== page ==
Firearms bill expands Georgia gun rights

Firearms bill expands Georgia gun rights

March 22nd, 2014 by Tyler Jett in Local Regional News

The Georgia State Capitol in downtown Atlanta.

The Georgia State Capitol in downtown Atlanta.

Photo by Staff File Photo /Times Free Press.

Coming soon to Georgia nightclubs, classrooms, courts and churches: Guns.

State lawmakers passed a sweeping firearms bill around 11:30 p.m. Thursday, a half-hour before this year's legislative session closed. The bill expands the places where gun owners can bring their weapons. It also makes other gun-related changes, such as letting residents hunt with silencers and protecting people who accidentally bring their weapons to airport security checkpoints.

The Safe Carry Protection Act passed the state Senate on Tuesday, 37-18, and the House on Thursday, 112-58, and now awaits Gov. Nathan Deal's signature or veto. Deal is a gun advocate who received an "A" rating from the National Rifle Association.

The NRA called Georgia's bill "the most comprehensive pro-gun reform legislation in recent state history." Among other changes, the new law will let church leaders decide whether they want people to bring guns into their buildings. Right now, carrying guns into a house of worship is illegal.

Also, the bill allows bar owners to decide whether they want people to bring weapons into their establishments.

"It's none of our business," said Rep. Rick Jasperse, the bill's sponsor. "The bar owner will decide because it's on private property."

And, if gun owners accidentally bring their weapons to an airport's Transportation Security Administration checkpoint, they will be allowed to retreat and drop their guns off somewhere before flying. Currently, carrying those guns to a checkpoint is illegal.

Also, the bill states that the governor of Georgia can no longer take people's guns during a state of emergency.

"With the current federal administration and their anti-gun, anti-Second Amendment stance," Jasperse said, "we want to protect Georgians."

The action in Georgia reflects trends in many conservative states across the country.

In 2013, when lawmakers gathered in the wake of the Sandy Hook Elementary shooting, 29 states passed a total of 75 laws making it easier to own and carry guns in public and harder for the government to track those guns, according to the Law Center to Prevent Gun Violence.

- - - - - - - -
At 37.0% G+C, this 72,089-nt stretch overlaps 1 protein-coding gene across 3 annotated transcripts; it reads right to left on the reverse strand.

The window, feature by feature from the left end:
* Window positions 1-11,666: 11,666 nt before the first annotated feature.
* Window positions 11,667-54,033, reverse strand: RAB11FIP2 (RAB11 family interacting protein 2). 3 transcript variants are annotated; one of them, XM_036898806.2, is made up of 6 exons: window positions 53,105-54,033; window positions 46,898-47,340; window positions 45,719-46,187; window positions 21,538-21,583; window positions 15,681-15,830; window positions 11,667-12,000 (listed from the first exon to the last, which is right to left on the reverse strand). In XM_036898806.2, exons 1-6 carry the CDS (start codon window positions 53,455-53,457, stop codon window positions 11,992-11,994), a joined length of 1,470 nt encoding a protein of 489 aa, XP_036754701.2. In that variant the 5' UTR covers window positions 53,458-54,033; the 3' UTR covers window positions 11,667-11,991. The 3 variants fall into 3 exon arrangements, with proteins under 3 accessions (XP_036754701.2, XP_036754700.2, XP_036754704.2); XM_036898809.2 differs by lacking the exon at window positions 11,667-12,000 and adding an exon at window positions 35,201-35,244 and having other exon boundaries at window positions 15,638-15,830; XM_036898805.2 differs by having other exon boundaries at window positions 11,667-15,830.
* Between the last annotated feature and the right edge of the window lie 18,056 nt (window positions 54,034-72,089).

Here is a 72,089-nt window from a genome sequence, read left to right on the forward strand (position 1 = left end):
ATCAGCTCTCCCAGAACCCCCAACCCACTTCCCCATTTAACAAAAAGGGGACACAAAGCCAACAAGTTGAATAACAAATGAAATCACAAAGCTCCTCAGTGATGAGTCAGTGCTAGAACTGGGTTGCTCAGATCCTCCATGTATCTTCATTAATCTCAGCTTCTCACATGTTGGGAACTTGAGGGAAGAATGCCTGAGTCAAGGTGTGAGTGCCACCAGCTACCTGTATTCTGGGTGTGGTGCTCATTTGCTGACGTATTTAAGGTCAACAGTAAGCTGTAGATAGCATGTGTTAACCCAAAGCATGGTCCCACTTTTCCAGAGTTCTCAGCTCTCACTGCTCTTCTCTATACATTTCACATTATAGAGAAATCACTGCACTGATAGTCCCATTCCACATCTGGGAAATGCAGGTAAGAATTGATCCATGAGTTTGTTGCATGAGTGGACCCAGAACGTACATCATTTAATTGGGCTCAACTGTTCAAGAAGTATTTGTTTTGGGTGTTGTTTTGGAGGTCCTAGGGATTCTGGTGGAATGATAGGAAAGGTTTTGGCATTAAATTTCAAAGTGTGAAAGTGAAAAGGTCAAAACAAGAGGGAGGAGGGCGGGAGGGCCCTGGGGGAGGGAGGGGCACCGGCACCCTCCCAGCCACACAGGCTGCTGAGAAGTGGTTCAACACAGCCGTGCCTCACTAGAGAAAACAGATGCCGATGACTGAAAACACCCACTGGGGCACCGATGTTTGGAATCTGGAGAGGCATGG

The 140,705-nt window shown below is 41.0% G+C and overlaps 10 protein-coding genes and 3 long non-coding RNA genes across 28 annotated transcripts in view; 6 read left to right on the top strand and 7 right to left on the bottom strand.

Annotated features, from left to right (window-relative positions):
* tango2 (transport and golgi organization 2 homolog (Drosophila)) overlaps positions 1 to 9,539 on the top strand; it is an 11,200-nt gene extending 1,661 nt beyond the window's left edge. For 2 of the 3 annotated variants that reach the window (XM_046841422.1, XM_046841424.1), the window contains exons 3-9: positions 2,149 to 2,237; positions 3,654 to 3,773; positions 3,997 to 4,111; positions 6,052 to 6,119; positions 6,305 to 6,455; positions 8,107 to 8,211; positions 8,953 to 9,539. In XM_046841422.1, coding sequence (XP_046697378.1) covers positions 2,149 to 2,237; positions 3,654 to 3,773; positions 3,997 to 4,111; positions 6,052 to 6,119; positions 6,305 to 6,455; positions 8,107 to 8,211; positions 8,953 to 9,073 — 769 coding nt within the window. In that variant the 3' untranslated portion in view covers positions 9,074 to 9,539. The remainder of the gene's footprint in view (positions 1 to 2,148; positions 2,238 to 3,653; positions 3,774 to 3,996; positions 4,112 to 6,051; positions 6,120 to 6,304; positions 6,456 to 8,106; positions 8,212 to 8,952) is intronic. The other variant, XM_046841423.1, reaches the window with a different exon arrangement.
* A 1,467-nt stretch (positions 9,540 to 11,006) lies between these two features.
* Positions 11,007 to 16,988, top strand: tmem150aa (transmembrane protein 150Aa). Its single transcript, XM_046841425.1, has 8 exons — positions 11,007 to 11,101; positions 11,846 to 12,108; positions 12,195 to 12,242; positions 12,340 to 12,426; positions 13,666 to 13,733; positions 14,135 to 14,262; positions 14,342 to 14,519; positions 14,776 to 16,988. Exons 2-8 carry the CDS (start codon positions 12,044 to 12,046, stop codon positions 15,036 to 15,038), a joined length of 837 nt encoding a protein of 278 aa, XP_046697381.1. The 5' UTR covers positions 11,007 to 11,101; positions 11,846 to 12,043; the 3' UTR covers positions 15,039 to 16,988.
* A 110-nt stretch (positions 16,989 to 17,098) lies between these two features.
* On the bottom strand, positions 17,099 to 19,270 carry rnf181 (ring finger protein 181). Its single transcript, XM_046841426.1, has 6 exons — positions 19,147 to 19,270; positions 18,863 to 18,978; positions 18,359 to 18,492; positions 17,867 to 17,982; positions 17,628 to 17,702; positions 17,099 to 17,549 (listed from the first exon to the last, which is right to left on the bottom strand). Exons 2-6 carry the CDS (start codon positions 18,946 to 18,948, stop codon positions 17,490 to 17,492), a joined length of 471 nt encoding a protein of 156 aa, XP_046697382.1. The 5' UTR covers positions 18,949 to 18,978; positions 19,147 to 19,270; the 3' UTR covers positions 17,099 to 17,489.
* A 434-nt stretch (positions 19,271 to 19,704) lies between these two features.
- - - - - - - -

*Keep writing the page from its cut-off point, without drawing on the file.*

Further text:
By comparison, 21 states and the District of Columbia passed 41 new laws making it harder to get or carry guns and easier for the government to track those guns.

Though no comprehensive list exists yet, some states have made headlines this year for passing more pro-gun laws.

In Arizona, lawmakers approved a proposal to let gun owners ignore "no weapons" signs on public buildings if those buildings don't provide lockers to store the guns. In Indiana, legislators approved a proposal to let owners keep guns in their cars on school property.

And in Idaho, the governor signed a bill letting gun owners bring their weapons onto college campuses.

Still, those actions were small compared to Georgia's sweeping bill.

"It's dangerous because it allows guns into more public places," Laura Cutilletta, an attorney with the Law Center to Prevent Gun Violence, said of the bill.

"Bringing guns into public places outside of the home, there is no evidence at all to support that it actually makes people safer," Cutilletta said. "... In fact, there is some evidence to show the opposite, that it actually makes the situation more dangerous."

For years, gun control advocates have said Georgia's gun laws are too loose. In 2013, the Brady Campaign to Prevent Gun Violence gave Georgia a failing grade, though the group failed most states. Georgia ranked 28th out of 50.

The group criticized Georgia for, among other things, letting residents with violent and firearms-related misdemeanors own guns. The state also was critiqued for not forcing gun owners to report stolen or lost firearms to the police.

But supporters say the massive overhaul of the state's gun laws is necessary.

"For years, the Second Amendment has eroded," said state Rep. Alan Powell, R-Hartwell. "We understand, bad people shouldn't have a weapon. That's what a lot of laws have come to. But that has hurt law-abiding citizens."

Contact staff writer Tyler Jett at 423-757-6476 or at